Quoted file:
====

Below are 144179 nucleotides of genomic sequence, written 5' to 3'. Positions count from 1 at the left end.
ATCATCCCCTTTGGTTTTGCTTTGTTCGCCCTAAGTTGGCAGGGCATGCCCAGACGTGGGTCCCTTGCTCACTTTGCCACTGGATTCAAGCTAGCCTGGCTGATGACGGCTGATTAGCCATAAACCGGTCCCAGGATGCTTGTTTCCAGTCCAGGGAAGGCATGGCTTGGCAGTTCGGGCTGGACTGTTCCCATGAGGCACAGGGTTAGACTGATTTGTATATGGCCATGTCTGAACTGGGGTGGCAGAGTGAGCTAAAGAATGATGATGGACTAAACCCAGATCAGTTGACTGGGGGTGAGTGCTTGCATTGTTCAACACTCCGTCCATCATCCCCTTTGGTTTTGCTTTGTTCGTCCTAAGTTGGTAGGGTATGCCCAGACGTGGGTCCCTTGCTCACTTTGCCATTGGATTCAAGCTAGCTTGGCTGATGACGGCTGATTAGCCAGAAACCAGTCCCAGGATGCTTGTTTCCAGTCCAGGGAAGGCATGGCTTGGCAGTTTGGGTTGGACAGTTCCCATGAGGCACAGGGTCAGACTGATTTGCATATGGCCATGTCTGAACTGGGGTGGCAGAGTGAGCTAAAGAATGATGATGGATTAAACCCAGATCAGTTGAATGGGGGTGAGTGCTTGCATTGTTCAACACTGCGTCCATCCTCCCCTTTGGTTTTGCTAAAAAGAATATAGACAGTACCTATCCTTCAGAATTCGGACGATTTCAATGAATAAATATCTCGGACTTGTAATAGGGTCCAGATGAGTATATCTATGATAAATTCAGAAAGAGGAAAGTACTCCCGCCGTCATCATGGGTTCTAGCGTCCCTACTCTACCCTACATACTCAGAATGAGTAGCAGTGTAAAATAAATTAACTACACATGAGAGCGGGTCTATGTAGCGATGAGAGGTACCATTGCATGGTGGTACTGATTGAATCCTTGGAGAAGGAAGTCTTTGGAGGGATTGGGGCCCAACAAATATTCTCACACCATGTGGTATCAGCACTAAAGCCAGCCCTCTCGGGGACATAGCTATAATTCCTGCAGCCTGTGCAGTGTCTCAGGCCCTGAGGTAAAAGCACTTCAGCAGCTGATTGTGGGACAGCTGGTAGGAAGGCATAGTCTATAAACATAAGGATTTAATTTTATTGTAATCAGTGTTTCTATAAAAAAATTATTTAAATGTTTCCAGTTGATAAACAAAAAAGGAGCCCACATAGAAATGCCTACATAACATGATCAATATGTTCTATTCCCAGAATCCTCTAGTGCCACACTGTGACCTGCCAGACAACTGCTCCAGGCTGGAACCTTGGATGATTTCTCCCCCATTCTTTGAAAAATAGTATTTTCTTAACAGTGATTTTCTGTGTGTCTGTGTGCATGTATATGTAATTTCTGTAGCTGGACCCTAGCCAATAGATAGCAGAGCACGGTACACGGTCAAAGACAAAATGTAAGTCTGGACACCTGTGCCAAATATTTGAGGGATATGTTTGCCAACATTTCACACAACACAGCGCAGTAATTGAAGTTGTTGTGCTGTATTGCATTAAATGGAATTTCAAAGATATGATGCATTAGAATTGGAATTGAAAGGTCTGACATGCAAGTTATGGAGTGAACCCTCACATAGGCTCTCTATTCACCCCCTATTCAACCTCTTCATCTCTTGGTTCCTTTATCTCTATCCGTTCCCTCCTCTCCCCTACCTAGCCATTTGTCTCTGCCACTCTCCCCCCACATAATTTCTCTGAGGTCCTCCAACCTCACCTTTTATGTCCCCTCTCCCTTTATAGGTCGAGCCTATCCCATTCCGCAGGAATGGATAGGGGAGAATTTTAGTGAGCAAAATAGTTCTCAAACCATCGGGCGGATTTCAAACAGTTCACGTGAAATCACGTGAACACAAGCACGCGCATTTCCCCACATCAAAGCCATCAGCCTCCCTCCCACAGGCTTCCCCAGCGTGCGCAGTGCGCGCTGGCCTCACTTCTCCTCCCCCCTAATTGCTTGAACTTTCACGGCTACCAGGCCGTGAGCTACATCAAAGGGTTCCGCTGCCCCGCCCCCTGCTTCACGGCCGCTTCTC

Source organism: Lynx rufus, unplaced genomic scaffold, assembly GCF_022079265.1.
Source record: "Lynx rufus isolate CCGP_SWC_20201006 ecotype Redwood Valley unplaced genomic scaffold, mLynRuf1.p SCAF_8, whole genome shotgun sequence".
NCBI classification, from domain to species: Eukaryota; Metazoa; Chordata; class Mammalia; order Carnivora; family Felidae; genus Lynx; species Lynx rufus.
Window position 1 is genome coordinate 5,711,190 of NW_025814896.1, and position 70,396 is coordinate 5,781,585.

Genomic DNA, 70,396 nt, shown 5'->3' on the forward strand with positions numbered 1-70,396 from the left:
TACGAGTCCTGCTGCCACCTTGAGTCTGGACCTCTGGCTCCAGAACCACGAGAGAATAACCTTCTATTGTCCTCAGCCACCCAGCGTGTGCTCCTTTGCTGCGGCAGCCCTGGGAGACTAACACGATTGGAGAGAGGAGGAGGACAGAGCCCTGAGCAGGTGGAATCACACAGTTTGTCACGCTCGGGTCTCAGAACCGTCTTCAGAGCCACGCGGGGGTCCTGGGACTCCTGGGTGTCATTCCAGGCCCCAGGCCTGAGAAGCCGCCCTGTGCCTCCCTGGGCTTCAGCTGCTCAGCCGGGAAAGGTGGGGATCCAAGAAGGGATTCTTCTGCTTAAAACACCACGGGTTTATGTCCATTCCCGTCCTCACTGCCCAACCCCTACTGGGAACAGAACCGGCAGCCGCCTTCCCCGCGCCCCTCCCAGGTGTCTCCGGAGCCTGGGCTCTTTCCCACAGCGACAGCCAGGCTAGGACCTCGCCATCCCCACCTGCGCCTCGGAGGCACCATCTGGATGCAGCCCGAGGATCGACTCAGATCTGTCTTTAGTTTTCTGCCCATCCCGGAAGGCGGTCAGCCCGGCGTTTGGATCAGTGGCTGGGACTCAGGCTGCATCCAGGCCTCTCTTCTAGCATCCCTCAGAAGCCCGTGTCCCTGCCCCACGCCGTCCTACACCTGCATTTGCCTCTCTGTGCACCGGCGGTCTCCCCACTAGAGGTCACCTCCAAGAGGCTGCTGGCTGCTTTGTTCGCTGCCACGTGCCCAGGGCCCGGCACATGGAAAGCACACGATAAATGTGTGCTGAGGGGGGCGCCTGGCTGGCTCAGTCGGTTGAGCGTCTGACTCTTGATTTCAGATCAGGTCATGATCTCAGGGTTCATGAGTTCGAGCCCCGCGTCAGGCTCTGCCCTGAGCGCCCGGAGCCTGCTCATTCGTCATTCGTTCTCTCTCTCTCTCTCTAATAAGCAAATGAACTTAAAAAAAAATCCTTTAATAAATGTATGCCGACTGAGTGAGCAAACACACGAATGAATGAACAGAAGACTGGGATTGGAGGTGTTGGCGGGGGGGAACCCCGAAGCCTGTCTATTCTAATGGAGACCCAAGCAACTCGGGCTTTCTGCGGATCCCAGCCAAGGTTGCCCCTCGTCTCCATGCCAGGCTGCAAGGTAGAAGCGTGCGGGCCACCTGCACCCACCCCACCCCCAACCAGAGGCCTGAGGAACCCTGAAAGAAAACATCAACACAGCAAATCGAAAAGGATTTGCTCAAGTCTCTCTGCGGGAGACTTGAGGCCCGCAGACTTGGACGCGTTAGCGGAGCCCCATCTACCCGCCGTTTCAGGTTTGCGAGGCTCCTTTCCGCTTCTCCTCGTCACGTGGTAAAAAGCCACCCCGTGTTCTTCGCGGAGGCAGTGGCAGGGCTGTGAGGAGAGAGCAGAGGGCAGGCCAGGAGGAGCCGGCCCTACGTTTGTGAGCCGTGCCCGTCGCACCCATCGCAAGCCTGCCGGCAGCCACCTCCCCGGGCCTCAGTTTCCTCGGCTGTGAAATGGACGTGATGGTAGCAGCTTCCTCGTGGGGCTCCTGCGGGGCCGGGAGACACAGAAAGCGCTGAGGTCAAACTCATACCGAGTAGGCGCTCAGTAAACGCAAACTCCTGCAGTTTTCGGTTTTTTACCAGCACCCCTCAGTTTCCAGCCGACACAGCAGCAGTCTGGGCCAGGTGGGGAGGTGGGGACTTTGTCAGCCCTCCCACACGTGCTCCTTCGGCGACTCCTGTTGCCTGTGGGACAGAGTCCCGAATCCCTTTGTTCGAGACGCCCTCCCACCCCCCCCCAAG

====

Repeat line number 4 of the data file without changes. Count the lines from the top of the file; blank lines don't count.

Source record: "Lynx rufus isolate CCGP_SWC_20201006 ecotype Redwood Valley unplaced genomic scaffold, mLynRuf1.p SCAF_8, whole genome shotgun sequence".